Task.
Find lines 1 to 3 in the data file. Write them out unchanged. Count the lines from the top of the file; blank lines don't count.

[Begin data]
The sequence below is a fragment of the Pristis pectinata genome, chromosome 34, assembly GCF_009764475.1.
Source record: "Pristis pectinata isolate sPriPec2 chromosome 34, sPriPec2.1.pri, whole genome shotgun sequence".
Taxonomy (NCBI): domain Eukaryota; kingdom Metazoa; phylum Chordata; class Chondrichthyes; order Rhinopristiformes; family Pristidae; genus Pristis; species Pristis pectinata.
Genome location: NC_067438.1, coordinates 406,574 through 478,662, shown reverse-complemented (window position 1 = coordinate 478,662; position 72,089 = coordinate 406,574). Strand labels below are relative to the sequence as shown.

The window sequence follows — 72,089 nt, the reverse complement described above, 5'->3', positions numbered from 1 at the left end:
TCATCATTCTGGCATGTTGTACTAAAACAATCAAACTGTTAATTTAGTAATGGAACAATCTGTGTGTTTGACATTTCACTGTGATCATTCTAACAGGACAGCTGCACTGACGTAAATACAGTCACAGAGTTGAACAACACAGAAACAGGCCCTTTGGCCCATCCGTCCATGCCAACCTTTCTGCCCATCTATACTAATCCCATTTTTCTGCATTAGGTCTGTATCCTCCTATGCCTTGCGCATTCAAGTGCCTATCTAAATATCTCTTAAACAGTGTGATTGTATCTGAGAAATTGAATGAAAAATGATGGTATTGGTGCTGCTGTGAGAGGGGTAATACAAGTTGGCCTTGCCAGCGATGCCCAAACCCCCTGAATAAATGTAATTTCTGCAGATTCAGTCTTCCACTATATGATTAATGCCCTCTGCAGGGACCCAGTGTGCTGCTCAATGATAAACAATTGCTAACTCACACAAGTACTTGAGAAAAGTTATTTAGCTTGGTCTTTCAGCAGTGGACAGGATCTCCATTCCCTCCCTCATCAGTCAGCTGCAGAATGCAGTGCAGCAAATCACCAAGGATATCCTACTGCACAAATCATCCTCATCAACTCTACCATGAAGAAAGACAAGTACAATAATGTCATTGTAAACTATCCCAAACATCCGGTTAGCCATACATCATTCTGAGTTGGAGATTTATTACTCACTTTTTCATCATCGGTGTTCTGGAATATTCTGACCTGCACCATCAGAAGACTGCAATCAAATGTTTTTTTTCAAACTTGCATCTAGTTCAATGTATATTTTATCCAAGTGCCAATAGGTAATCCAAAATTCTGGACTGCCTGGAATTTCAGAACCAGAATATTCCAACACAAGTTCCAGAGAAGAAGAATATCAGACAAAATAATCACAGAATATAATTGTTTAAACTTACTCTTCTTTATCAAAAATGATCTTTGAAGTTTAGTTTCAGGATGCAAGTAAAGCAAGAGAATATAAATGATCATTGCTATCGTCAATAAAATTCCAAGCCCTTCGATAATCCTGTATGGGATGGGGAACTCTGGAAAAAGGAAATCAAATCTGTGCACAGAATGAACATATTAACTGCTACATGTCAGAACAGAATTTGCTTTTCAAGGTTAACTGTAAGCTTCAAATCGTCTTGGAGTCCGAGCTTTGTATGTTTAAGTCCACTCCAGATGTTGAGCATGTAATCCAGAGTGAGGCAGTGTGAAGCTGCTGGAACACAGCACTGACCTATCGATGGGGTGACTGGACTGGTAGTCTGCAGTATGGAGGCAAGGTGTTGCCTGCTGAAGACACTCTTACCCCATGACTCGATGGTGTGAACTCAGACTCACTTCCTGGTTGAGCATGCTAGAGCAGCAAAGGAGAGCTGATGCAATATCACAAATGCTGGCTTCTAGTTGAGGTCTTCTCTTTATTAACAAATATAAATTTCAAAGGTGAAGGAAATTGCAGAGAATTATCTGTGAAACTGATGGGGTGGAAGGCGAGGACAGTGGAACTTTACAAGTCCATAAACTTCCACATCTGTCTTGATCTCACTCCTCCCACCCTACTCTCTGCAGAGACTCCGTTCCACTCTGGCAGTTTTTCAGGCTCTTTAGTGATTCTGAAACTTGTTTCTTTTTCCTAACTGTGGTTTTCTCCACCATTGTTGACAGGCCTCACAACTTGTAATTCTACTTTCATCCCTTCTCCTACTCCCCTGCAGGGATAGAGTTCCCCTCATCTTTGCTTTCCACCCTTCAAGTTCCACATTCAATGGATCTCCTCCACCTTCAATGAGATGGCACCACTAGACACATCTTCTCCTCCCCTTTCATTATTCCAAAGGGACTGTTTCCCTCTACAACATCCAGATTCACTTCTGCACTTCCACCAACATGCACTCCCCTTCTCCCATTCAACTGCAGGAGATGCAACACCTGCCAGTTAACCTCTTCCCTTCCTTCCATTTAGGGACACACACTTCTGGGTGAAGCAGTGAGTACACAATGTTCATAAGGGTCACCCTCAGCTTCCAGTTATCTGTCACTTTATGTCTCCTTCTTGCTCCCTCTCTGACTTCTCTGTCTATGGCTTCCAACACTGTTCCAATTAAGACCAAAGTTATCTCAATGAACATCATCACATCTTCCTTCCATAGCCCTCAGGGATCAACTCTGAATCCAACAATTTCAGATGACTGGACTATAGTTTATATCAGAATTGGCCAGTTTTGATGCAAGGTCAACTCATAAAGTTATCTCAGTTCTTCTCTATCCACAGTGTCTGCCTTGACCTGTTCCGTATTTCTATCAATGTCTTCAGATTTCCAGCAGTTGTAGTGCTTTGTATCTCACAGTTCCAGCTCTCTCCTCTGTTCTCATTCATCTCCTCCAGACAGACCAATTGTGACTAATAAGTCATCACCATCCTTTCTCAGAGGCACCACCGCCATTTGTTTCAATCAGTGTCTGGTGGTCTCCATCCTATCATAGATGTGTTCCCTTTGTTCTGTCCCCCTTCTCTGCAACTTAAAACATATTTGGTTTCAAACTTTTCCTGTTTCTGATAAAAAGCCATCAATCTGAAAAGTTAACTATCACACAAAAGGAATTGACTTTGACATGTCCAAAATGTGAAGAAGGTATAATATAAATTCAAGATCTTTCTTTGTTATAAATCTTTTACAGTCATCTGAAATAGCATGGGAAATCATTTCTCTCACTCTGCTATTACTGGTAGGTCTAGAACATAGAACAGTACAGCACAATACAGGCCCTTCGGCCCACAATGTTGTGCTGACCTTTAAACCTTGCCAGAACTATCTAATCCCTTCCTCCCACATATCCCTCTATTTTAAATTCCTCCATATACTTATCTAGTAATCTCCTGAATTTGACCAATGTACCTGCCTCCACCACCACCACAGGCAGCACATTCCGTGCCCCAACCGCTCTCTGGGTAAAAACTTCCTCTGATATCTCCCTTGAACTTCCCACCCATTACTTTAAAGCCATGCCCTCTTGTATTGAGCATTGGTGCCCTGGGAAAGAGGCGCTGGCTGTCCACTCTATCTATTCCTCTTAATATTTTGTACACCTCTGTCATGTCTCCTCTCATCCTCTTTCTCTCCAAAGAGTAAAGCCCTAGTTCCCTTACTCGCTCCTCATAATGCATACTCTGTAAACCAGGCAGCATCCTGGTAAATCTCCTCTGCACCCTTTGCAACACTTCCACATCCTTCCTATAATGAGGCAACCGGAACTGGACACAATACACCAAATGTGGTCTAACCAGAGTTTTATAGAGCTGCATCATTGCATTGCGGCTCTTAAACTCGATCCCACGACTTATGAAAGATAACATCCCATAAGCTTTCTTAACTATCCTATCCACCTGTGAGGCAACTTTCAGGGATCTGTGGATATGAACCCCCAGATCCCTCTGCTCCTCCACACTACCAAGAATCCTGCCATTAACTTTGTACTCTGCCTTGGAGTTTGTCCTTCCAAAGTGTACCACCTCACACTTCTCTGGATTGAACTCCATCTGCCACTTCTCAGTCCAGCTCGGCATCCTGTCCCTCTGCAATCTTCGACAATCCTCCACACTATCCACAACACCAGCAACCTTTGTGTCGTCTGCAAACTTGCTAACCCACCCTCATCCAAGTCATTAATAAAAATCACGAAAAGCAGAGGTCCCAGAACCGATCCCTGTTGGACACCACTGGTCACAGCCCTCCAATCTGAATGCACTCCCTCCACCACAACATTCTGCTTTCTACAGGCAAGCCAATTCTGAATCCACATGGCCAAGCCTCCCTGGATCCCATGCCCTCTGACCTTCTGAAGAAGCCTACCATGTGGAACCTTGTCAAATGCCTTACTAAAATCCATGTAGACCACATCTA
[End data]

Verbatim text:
The sequence below is a fragment of the Pristis pectinata genome, chromosome 34, assembly GCF_009764475.1.
Source record: "Pristis pectinata isolate sPriPec2 chromosome 34, sPriPec2.1.pri, whole genome shotgun sequence".
Taxonomy (NCBI): domain Eukaryota; kingdom Metazoa; phylum Chordata; class Chondrichthyes; order Rhinopristiformes; family Pristidae; genus Pristis; species Pristis pectinata.